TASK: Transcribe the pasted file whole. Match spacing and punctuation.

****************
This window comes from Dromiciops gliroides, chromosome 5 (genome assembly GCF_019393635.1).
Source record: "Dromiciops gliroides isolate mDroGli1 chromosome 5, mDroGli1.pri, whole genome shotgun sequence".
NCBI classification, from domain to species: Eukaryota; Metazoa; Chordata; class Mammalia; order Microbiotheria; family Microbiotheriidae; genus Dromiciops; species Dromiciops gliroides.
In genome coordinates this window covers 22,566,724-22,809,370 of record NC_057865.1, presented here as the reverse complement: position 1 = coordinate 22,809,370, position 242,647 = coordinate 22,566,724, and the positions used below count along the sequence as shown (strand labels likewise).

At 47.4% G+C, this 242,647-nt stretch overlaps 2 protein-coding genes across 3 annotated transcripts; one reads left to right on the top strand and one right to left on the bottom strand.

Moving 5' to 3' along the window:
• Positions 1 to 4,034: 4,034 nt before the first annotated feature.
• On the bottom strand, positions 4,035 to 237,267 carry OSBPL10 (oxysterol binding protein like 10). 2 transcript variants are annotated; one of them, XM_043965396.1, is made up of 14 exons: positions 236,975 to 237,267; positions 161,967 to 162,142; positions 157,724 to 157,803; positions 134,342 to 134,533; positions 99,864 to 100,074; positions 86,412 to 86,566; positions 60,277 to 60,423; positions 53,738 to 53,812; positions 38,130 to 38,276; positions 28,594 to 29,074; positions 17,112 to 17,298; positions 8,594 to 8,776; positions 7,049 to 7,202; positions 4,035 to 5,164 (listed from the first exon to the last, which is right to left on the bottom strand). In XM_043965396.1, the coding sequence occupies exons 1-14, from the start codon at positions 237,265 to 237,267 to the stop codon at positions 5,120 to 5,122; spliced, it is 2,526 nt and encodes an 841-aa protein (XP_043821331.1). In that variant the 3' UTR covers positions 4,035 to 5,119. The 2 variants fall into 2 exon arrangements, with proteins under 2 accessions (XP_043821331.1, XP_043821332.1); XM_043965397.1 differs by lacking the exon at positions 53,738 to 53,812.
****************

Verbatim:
This window comes from Dromiciops gliroides, chromosome 5 (genome assembly GCF_019393635.1).
Source record: "Dromiciops gliroides isolate mDroGli1 chromosome 5, mDroGli1.pri, whole genome shotgun sequence".
NCBI classification, from domain to species: Eukaryota; Metazoa; Chordata; class Mammalia; order Microbiotheria; family Microbiotheriidae; genus Dromiciops; species Dromiciops gliroides.
In genome coordinates this window covers 22,566,724-22,809,370 of record NC_057865.1, presented here as the reverse complement: position 1 = coordinate 22,809,370, position 242,647 = coordinate 22,566,724, and the positions used below count along the sequence as shown (strand labels likewise).

At 47.4% G+C, this 242,647-nt stretch overlaps 2 protein-coding genes across 3 annotated transcripts; one reads left to right on the top strand and one right to left on the bottom strand.

Moving 5' to 3' along the window:
• Positions 1 to 4,034: 4,034 nt before the first annotated feature.
• On the bottom strand, positions 4,035 to 237,267 carry OSBPL10 (oxysterol binding protein like 10). 2 transcript variants are annotated; one of them, XM_043965396.1, is made up of 14 exons: positions 236,975 to 237,267; positions 161,967 to 162,142; positions 157,724 to 157,803; positions 134,342 to 134,533; positions 99,864 to 100,074; positions 86,412 to 86,566; positions 60,277 to 60,423; positions 53,738 to 53,812; positions 38,130 to 38,276; positions 28,594 to 29,074; positions 17,112 to 17,298; positions 8,594 to 8,776; positions 7,049 to 7,202; positions 4,035 to 5,164 (listed from the first exon to the last, which is right to left on the bottom strand). In XM_043965396.1, the coding sequence occupies exons 1-14, from the start codon at positions 237,265 to 237,267 to the stop codon at positions 5,120 to 5,122; spliced, it is 2,526 nt and encodes an 841-aa protein (XP_043821331.1). In that variant the 3' UTR covers positions 4,035 to 5,119. The 2 variants fall into 2 exon arrangements, with proteins under 2 accessions (XP_043821331.1, XP_043821332.1); XM_043965397.1 differs by lacking the exon at positions 53,738 to 53,812.